Trump on Dems’ ‘universal' health-care push: ‘No thanks’

President TrumpDonald John TrumpFive takeaways from the Democratic debate As Buttigieg rises, Biden is still the target Leading Democrats largely pull punches at debate MORE on Monday said “no thanks” to any push from Democrats for a "universal" health care system in the United States. 

“The Democrats are pushing for Universal HealthCare while thousands of people are marching in the UK because their U system is going broke and not working,” the president wrote on Twitter. 

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“Dems want to greatly raise taxes for really bad and non-personal medical care. No thanks!” 

Thousands of people marched in London over the weekend to protest funding cuts to health services, according to reports.

Trump's tweet came after former UK Independence Party leader Nigel Farage discussed the march on "Fox & Friends," BuzzFeed noted.

Republicans repeatedly failed last year to repeal and replace ObamaCare. The repeal of ObamaCare's individual mandate, however, was included in the GOP tax overhaul that passed late last year. 

Sen. Bernie SandersBernie SandersFive takeaways from the Democratic debate As Buttigieg rises, Biden is still the target Leading Democrats largely pull punches at debate MORE (I-Vt.) has long pushed for a government-run single-payer health care system. The Vermont lawmaker last year introduced "Medicare for All" legislation, which received support from some prominent Democrats like Sens. Kamala HarrisKamala Devi HarrisFive takeaways from the Democratic debate Gabbard, Buttigieg battle over use of military in Mexico Leading Democrats largely pull punches at debate MORE (D-Calif.) and Kirsten GillibrandKirsten GillibrandMaloney primary challenger calls on her to return, donate previous campaign donations from Trump Senate confirms controversial circuit court nominee She Should Run launches initiative to expand number of women in political process MORE (D-N.Y.).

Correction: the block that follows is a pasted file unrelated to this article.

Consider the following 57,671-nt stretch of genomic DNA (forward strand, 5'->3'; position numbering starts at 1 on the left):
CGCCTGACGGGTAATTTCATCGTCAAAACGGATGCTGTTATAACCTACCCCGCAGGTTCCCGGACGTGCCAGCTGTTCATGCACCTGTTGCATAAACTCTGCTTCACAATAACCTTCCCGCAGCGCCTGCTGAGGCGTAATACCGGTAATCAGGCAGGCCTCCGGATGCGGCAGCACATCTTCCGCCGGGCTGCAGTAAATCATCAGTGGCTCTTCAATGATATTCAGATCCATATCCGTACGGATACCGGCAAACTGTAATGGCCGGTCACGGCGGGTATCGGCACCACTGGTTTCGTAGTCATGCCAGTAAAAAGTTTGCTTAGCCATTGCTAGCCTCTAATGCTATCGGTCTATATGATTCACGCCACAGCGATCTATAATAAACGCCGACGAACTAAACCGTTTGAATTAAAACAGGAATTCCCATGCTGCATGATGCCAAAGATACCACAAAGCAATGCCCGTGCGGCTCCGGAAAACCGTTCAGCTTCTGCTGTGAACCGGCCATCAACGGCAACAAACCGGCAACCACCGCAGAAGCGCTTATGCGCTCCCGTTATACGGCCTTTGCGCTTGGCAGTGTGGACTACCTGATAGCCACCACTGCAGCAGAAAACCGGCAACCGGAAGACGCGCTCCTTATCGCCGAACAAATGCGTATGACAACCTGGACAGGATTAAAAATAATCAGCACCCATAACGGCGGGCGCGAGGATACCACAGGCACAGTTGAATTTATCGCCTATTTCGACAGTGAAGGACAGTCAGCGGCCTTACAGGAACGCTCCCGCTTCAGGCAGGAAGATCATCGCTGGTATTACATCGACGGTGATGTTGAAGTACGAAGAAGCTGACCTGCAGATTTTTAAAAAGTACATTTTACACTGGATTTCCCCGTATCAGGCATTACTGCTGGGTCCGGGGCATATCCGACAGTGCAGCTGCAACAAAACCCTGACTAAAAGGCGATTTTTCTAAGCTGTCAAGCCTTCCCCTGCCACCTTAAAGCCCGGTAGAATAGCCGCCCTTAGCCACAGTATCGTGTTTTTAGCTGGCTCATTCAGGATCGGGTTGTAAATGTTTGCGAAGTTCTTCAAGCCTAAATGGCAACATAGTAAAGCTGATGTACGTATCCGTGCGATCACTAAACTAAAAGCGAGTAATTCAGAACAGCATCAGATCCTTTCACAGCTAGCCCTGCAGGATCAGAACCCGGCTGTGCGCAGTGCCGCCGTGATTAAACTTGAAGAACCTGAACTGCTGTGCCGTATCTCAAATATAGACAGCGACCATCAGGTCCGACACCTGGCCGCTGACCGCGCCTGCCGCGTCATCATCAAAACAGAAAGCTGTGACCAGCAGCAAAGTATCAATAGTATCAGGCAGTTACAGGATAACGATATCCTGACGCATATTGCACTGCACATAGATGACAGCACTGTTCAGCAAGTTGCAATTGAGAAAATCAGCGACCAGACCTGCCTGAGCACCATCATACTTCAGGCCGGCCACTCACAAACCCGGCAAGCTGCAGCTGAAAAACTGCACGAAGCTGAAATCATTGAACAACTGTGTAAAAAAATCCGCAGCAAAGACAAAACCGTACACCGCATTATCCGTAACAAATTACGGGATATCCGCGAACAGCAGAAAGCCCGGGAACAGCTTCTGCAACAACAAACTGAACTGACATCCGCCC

Then-President-elect Trump said in an interview early last year that his health-care plan would include “insurance for everybody.”

“We’re going to have insurance for everybody,” he told The Washington Post. “There was a philosophy in some circles that if you can’t pay for it, you don’t get it. That’s not going to happen with us."